The two-part HBO documentary “Leaving Neverland” was released on Jan. 25, 2019, however, it continues to make headlines almost a month later. The documentary details the alleged experiences and abuses faced by two men, Wade Robson and James Safechuck, at the hands of singer-songwriter, Michael Jackson, when they were young boys.
Directed by Dan Reid, “Leaving Neverland” begins with the alleged victims, as well as their families, describing how they became acquainted with the “king of pop.” Robson describes meeting the pop star after winning a Michael Jackson dance competition at 5 years old, which had the prize of attending Jackson’s concert and meeting him. At the time, Robson was a superfan of Jackson. Safechuck, on the other hand, had not shown interest in Jackson prior to their meeting on the set of a 1987 Pepsi commercial when he was 10.
Both families describe becoming very close with Jackson fairly quickly. Safechuck’s mother even describes seeing Jackson as a son.
However, unbeknownst at the time, both accusers vividly describe being sexually abused by Jackson. Robson claims that the abuse started when he was around 7, whereas, Safechuck claims his started at around 10. The descriptions of the sexual abuse, as well as the accompanying manipulation and emotional abuse, that both describe is horrifying. Robson and Safechuck said that Jackson would tell them never to tell anyone about their abuse, claiming that both they and Jackson would go to prison for the rest of their lives.
The parents of the alleged victims describe various red flags and, in hindsight, indications that Jackson was abusing their children. Both mothers describe allowing Jackson to share a bed with their sons on multiple occasions. Additionally, both mothers describe that, while at Jackson’s Neverland Ranch, they would have trouble locating their sons when they were with Jackson. Robson’s mother even describes spending the days at Neverland Ranch simply looking for the two.
As they grew older, both alleged victims discuss noticing less and less attention from Jackson, noticing him becoming closer with other, younger boys publicly. The two describe becoming jealous of these boys, due to their deep love and adoration for Jackson. However, both claim that the attention would return whenever Jackson was being sued or criminally tried for similar claims to those they were making in this documentary. The two even publicly defended him multiple times by taking the stand under oath, where they claimed they were not sexually abused.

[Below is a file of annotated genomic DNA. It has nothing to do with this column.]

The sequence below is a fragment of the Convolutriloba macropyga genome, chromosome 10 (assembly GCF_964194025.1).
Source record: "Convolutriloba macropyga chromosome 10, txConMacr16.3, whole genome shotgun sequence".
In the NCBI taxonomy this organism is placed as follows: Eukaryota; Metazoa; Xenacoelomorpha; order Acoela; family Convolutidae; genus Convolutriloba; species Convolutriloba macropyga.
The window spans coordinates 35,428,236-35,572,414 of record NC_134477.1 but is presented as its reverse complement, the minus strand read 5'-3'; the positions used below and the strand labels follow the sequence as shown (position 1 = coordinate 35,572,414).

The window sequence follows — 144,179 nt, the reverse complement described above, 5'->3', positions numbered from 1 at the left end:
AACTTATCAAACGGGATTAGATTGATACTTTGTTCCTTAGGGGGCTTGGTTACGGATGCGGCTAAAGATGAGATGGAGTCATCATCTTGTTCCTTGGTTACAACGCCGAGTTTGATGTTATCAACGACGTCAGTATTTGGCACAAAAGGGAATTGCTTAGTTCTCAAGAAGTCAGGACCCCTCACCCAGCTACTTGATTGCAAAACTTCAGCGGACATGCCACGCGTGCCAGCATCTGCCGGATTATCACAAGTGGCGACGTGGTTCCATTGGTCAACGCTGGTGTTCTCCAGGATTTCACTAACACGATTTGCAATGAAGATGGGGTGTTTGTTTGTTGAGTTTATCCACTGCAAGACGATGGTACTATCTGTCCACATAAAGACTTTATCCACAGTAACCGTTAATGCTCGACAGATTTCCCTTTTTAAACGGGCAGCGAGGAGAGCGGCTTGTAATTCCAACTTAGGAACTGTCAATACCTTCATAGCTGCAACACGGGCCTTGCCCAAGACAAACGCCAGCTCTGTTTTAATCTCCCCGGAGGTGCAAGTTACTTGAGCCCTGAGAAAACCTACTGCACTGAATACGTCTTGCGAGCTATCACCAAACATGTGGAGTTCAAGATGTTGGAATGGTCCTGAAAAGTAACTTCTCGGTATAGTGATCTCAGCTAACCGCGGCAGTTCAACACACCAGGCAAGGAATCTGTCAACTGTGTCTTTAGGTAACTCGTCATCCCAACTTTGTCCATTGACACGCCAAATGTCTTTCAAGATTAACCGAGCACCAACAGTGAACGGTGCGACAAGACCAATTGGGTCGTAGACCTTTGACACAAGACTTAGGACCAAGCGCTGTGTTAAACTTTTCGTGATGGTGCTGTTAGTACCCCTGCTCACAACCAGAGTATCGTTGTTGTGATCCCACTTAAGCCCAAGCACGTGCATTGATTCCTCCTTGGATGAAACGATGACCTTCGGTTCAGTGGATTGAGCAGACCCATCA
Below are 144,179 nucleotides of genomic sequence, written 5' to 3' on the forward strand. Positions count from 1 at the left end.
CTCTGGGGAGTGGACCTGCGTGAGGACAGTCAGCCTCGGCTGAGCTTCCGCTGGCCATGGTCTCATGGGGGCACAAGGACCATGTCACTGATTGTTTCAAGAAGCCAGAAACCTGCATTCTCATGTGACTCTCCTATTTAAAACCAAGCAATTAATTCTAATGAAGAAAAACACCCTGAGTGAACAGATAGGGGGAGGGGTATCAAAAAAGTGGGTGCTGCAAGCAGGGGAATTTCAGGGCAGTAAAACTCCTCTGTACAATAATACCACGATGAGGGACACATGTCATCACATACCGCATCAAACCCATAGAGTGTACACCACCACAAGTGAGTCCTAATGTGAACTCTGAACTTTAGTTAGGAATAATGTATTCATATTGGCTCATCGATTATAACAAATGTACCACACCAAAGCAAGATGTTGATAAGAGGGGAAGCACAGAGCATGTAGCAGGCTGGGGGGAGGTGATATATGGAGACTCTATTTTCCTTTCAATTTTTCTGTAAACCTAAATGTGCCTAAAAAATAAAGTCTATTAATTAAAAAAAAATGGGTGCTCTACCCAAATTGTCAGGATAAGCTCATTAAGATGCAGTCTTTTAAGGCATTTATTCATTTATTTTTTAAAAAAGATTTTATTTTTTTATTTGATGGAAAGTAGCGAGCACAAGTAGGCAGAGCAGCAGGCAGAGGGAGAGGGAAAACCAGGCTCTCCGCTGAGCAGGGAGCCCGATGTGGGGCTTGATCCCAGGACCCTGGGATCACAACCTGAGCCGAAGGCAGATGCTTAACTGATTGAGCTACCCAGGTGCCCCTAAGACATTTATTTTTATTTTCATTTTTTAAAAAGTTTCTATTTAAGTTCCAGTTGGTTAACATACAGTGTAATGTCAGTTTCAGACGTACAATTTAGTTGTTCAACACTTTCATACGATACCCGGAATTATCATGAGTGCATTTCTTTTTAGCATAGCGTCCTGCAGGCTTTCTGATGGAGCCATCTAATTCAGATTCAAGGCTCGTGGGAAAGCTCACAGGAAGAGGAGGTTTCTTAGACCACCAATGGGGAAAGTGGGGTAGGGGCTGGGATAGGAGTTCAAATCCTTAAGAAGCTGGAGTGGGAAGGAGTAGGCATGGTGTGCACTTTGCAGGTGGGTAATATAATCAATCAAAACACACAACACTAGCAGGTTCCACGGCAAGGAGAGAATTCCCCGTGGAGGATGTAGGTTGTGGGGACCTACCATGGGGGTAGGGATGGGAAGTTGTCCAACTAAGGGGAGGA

“Leaving Neverland” has received lots of mixed reviews and even more controversy. With a 7/10 on IMDb, 44 percent approval rate amongst Google users and a 98 percent on Rotten Tomatoes, the documentary has its fair share of fans as well as adversaries.
On one hand, much of Jackson’s family, friends and fans disapprove of the series. Jackson’s family had a range of social media reactions. Some, like Jackson’s nephew TJ, described in an Instagram post the importance of Jackson in his life. Whereas others had a more intense response, such as Jackson’s nephew Taj, tweeted “What people will $ay and do for money and to $tay relevant is $ickening. De$perate times call for De$perate mea$ures. #Money,” followed by a TMZ interview where he denounced Robson’s claims, saying “I know Wade Robson is lying.”
Those against the documentary make various claims about why it is not credible. Some claim that the accusers are only claiming abuse for the money; some claim the series lacks any substantial facts and others claim that it is suspicious that the two claimed under oath that Jackson did not molest them; however, they now say otherwise.
While there was significant disapproval towards “Leaving Neverland,” there was also overwhelming support. Muslim activist, Blair Imani tweeted “No matter how beloved the abuser, it is imperative to believe survivors. #MJ #LeavingNeverland.” Additionally, Oprah Winfrey aired a special show called “Oprah Winfrey Presents: After Neverland,” where she interviews Reed, Robson and Safechuck.
Despite the backlash, the documentary presents heart wrenching and raw description of alleged child sexual abuse by Jackson that is unmatched by any other film of its kind. Information in the series is presented in a way that is suspenseful and makes the audience want to watch and learn more about the horrible situation being described. The four-hour long two part series provides just enough time so that watchers fully understand the trauma the two victims faced. The documentary is more than well done and deserves a watch from anyone interested.